Panama has finally put its former president, Ricardo Martinelli, on trial, years after he was first accused of corruption and money laundering.
Martinelli, who was president from 2009 to 2014, has denied the charges, claiming to be a victim of a political witch hunt.
Martinelli is being charged for taking (along with several associates of his) US$43 million in bribes from Brazilian construction giant Odebrecht. He’s also accused of buying a majority stake in a media company to further his political interests.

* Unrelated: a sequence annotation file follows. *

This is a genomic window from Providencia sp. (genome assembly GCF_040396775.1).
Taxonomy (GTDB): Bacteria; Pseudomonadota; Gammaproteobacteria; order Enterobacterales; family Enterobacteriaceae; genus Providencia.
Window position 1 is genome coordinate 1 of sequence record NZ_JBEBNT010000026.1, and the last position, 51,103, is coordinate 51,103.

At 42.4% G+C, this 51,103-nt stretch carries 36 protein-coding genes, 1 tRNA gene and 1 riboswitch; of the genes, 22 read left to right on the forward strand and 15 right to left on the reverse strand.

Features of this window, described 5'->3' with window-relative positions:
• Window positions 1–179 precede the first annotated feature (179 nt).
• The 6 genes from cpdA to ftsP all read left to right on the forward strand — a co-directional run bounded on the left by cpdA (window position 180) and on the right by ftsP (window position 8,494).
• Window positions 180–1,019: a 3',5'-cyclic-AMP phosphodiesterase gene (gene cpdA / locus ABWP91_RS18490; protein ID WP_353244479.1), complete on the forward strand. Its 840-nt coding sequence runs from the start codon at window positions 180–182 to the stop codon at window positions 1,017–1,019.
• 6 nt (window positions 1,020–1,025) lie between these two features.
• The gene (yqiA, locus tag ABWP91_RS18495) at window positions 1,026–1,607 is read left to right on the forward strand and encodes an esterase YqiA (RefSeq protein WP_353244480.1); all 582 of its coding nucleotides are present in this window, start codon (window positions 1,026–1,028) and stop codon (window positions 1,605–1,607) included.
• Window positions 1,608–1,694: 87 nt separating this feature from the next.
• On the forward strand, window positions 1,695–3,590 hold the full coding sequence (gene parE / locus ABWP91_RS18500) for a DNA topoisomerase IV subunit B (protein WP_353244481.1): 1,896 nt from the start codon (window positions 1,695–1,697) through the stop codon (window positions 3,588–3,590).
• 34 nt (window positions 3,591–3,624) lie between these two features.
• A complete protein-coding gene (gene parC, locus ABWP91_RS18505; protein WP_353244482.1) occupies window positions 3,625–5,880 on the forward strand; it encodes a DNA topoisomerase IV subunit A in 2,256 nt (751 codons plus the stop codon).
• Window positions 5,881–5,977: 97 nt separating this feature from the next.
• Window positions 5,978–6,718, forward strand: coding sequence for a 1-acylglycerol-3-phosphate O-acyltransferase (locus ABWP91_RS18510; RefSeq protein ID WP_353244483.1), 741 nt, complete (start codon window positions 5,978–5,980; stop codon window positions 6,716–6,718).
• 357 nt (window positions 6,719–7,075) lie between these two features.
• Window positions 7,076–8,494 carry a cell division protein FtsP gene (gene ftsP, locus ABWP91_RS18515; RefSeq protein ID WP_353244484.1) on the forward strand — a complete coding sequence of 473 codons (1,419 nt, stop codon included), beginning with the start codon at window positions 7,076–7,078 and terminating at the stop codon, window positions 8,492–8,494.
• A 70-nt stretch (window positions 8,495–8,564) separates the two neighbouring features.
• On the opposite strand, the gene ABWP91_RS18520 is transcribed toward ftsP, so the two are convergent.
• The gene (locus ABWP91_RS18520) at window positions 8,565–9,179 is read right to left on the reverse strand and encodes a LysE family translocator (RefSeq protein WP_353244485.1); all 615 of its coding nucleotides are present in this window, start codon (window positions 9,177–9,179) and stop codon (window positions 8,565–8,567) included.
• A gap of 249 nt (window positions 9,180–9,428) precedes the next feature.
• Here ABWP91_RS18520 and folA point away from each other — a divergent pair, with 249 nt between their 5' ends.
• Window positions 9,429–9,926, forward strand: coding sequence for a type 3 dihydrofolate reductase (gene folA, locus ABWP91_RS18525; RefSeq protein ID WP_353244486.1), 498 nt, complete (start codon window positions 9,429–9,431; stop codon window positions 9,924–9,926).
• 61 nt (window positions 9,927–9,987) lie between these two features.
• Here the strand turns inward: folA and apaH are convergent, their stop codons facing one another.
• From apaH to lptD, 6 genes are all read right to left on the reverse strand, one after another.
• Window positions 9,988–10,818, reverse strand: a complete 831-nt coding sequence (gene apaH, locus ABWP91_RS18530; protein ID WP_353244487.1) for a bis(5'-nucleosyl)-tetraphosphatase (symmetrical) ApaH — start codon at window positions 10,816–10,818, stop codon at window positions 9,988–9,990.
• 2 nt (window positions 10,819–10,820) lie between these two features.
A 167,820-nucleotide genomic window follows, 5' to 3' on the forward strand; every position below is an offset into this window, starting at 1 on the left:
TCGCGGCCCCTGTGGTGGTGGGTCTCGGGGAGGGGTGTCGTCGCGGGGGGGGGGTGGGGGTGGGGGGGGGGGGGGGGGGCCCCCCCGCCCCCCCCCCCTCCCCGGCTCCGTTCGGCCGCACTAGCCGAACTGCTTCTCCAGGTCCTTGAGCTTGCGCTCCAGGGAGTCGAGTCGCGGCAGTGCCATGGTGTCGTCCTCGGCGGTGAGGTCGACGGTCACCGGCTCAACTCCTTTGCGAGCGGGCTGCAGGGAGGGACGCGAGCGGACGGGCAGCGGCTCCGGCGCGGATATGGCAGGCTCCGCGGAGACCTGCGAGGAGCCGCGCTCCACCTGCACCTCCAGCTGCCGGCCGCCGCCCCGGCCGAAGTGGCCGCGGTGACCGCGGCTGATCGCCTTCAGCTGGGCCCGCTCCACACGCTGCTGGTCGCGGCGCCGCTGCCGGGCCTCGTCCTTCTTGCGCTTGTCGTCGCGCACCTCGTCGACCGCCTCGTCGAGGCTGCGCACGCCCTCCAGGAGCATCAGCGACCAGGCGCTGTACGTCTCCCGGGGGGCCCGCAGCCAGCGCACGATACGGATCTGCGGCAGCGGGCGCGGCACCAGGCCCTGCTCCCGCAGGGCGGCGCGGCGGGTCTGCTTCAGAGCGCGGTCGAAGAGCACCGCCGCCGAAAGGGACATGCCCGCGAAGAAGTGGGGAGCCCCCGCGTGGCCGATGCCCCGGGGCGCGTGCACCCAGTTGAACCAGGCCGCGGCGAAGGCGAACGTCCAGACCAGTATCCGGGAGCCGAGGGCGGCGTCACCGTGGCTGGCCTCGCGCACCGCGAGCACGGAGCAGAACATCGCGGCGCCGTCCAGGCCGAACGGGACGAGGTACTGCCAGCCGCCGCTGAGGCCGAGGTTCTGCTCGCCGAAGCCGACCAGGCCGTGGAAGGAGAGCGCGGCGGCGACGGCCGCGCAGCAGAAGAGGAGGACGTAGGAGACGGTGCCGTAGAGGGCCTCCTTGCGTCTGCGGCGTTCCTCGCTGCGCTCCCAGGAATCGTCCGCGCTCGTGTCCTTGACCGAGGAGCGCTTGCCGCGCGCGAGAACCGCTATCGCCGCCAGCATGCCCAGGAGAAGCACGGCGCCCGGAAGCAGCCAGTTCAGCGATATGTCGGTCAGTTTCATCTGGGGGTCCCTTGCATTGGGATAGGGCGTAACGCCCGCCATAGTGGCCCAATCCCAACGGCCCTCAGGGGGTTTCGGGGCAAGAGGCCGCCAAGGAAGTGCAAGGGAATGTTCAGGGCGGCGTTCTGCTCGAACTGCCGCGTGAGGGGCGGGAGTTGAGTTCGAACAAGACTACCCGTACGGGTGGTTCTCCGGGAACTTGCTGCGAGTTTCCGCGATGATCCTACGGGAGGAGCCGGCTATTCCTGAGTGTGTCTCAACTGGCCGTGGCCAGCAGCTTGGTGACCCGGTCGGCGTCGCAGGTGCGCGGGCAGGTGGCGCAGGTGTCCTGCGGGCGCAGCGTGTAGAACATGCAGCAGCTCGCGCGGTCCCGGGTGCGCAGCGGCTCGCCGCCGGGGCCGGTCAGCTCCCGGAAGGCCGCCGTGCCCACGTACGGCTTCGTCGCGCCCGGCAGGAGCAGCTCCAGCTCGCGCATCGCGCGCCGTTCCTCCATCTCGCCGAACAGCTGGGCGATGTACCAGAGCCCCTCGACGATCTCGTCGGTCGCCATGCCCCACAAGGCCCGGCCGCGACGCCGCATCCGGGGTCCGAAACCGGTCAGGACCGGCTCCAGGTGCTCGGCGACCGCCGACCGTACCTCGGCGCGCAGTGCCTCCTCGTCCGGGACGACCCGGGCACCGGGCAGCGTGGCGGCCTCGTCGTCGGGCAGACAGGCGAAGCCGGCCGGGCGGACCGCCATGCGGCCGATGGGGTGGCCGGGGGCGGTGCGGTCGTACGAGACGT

The trial is expected to last several months. If convicted, Martinelli could face a lengthy prison sentence.
The international community will keep a close eye on the process. Martinelli’s trial is seen as a test for the country’s judiciary and a chance for Panama’s authorities to show that they are serious about fighting corruption.
Martinelli fled to the US in 2016, after Odebrecht pleaded guilty in a Brooklyn court to paying US$59 million in bribes in Panama in exchange for public works contracts.
Allegations of wire fraud and conspiracy to commit money laundering led to Martinelli’s detention in Miami in May 2017.
He was ordered to return to Panama to stand trial, only to be released on bail in November 2017. He fled Panama again in January 2018 and remained exiled until his extradition in June 2022.